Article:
Nebraska's 162 electric utilities are all publicly-owned. There is utility-sector energy efficiency activity statewide with Omaha Public Power District, Nebraska Public Power District and Lincoln Electric System accounting for the majority of utility program spending and efforts; other energy efficiency activities are at 84 other utilities. The Nebraska Energy Office administers a loan program for energy efficiency improvements using federal and trust funds. The Energy Office drafted an Energy Plan in 2011: http://www.neo.ne.gov/Energyplan2011.pdf.
According to the Nebraska Power Association (http://www.nepower.org/), Nebraska electric utilities reported savings 80,000 MWh in 2010. Nebraska utilities have the ability to reduce peak demand by over nine percent through various demand-response programs. Electric efficiency program budgets were $16.5 million for 2011. Reported budgets for energy efficiency programs for 2011, and electricity savings for 2010, are in the State Spending and Savings Tables.
There are 16 publicly-owned and four investor-owned natural gas utilities in Nebraska. Nebraska natural gas utilities do not offer energy efficiency programs at this time.
There are many utility customer energy efficiency programs in Nebraska. More than 80 electric utilities offer a variety of energy efficiency programs for their customers:
According to the Nebraska Power Association, Nebraska electric utilities reported saving 80,000 MWh in 2010 from energy efficiency activities.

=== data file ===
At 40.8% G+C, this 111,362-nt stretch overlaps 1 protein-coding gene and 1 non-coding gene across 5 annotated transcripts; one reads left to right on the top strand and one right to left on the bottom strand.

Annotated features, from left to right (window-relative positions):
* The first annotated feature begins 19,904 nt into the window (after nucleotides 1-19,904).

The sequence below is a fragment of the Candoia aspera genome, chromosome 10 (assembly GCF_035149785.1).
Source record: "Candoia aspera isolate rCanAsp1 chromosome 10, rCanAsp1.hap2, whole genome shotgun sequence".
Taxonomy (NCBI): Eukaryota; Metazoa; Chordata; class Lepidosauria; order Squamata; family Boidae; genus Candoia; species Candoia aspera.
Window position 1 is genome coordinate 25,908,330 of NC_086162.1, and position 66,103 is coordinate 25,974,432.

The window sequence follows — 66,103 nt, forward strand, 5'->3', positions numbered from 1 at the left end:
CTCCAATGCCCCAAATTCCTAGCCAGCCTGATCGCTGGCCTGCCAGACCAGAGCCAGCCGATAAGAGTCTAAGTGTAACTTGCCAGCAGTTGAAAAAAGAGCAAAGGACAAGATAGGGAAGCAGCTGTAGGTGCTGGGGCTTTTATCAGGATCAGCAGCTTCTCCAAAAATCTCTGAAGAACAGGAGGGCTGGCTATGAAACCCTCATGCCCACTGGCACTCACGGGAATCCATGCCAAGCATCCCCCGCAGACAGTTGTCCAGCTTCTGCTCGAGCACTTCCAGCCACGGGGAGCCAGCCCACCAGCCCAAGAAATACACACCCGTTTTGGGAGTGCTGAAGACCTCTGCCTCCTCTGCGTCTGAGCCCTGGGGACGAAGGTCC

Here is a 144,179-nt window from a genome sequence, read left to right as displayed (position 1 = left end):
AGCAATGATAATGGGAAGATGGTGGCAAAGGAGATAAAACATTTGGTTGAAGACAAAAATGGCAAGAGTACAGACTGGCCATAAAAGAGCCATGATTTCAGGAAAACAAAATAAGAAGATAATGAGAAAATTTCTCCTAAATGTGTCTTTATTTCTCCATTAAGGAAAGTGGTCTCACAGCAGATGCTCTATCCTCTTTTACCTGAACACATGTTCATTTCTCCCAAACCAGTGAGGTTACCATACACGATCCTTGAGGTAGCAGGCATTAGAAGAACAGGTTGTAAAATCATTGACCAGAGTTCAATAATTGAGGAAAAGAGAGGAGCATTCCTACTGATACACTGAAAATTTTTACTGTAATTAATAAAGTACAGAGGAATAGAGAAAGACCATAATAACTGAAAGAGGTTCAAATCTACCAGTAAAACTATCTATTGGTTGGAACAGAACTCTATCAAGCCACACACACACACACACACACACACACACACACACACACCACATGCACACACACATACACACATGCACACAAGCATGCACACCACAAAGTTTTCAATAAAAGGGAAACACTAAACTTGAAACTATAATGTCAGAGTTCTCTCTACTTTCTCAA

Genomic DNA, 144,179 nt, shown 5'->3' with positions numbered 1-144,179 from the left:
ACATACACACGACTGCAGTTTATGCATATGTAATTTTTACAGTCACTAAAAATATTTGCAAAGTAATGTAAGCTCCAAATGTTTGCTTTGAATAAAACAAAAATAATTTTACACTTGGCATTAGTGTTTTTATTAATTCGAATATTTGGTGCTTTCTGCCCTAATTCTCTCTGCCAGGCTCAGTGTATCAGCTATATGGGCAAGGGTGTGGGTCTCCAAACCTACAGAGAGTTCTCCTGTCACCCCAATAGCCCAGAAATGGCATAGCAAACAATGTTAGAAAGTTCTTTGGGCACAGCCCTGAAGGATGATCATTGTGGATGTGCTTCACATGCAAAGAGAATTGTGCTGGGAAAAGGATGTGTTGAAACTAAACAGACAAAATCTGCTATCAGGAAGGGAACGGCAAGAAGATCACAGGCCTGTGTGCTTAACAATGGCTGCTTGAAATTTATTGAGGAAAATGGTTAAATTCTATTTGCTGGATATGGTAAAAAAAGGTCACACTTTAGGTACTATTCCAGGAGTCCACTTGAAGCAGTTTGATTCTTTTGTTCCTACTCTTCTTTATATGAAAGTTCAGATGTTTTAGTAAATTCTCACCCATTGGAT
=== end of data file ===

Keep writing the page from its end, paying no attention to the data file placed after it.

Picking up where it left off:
Nebraska natural gas utilities do not offer energy efficiency programs at this time.
Reported budgets for energy efficiency programs for 2011, and electricity savings for 2010, are in the State Spending and Savings Tables.
Statewide spending on customer energy efficiency programs in 2010 was $10.3 million, according to EIA, and $129 million by the Nebraska Energy Office--including state and federal funds--according to the Nebraska Power Association. Electric utility energy efficiency budgets for 2011 were $16.5 million. Reported budgets for energy efficiency programs for 2011 are in the State Spending and Savings Tables.
Nebraska Public Power District (NPPD) has deposited $1 million into the Dollar and Energy Saving Loan Program for 2.5 percent loans to their customers for heat pumps, programmable thermostats and back-up natural gas furnaces. American Recovery and Reinvestment funds totaling $11 million were added to the Dollar and Energy Saving Loan capitalization pool which now totals $36 million.
While no EERS is in place, the three largest utilities have established the following goals:
The evaluation of ratepayer-funded energy efficiency programs is not formally required in Nebraska, and the rules for benefit-cost tests are not specified. Evaluations are administered by the utilities and are conducted statewide and for each of the utilities. Nebraska uses three of the five classic benefit-cost tests identified in the California Standard Practice Manual. These are the Total Resource Cost (TRC), Utility/Programs Administrator (UCT), and Participant (PCT) test. Nebraska specifies the TRC to be its primary test for decision making. The benefit-cost tests are required for portfolio and total program level screening.